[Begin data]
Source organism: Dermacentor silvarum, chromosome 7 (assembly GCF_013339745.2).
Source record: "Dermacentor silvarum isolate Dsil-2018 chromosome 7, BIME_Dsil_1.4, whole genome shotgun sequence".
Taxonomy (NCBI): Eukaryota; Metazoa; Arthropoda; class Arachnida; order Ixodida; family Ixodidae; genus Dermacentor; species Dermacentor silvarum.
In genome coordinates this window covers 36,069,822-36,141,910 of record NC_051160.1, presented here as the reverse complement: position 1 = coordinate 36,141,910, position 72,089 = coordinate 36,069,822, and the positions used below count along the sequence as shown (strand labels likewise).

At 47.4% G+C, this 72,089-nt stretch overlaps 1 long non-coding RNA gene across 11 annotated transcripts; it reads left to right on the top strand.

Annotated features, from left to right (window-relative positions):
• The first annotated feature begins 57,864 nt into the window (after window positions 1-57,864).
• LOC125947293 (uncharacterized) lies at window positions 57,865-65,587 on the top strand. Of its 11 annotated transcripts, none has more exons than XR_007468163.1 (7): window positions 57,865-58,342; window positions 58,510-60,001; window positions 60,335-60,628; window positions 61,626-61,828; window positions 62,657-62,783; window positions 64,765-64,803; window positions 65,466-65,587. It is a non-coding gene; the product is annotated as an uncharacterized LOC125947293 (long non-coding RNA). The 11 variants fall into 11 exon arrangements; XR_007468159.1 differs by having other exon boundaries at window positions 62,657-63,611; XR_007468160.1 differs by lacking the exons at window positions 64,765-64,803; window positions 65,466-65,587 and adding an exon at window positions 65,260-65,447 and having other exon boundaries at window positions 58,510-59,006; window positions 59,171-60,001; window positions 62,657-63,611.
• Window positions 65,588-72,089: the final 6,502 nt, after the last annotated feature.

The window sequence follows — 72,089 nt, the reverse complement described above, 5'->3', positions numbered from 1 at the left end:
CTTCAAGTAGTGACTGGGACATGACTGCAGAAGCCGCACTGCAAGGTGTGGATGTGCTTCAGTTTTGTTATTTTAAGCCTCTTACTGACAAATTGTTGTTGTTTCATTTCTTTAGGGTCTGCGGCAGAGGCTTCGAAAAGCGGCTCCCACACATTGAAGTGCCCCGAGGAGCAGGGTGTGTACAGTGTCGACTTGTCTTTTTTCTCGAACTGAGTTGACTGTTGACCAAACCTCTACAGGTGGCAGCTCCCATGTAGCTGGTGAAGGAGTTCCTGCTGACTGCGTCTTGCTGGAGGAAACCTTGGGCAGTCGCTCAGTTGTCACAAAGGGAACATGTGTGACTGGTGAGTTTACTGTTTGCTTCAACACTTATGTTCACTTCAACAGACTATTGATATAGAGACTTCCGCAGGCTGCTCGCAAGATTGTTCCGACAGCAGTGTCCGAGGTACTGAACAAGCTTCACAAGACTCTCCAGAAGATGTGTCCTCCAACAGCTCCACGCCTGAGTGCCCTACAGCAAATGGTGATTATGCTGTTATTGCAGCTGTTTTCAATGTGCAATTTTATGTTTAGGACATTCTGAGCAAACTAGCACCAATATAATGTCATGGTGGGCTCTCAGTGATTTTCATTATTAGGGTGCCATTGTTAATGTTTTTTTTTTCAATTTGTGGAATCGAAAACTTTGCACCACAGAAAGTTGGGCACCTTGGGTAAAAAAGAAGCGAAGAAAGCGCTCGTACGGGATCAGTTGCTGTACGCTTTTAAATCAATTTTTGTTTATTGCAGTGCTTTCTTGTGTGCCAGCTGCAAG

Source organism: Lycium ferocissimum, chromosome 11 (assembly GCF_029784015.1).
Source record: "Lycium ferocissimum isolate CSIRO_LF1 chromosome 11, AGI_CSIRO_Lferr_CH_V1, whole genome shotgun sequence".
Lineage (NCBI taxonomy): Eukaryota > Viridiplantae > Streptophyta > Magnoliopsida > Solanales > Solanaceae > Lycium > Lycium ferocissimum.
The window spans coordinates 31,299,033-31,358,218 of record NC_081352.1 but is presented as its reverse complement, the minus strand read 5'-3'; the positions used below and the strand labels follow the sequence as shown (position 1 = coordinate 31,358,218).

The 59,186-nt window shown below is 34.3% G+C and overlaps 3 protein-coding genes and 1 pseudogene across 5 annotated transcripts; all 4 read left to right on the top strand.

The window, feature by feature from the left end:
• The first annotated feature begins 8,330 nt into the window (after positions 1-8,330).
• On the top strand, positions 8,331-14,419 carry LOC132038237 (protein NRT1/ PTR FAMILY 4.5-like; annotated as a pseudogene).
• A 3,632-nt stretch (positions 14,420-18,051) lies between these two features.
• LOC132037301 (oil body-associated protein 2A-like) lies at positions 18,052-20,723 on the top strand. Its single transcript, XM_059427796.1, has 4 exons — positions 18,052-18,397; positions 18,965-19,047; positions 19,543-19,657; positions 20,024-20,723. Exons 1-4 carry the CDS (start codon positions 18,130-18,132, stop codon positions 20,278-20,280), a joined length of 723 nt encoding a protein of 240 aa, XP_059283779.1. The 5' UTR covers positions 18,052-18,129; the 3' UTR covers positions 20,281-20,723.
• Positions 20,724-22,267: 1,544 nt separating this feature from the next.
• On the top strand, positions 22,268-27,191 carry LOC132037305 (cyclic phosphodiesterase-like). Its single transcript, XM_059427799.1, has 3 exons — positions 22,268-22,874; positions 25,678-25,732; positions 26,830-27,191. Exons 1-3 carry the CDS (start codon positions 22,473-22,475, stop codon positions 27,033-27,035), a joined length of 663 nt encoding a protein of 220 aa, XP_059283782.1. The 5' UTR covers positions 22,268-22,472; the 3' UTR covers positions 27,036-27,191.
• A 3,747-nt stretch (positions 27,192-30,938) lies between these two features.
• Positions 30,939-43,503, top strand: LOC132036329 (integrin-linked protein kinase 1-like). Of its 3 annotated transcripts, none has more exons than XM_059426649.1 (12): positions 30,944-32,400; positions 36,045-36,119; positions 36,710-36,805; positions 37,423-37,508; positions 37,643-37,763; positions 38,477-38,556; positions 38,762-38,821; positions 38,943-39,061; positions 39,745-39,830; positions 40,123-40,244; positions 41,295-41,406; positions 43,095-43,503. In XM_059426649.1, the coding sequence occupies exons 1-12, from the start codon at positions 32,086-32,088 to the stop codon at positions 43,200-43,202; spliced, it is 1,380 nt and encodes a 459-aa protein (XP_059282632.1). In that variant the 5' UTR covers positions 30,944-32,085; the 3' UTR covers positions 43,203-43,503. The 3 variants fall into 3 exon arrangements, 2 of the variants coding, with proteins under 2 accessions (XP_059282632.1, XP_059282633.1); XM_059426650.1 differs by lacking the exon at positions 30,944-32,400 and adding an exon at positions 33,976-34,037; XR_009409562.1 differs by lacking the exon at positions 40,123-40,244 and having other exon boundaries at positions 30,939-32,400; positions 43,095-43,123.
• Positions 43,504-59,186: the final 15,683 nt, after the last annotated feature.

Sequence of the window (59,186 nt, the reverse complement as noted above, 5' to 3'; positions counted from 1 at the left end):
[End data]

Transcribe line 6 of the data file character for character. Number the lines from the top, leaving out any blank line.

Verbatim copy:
Annotated features, from left to right (window-relative positions):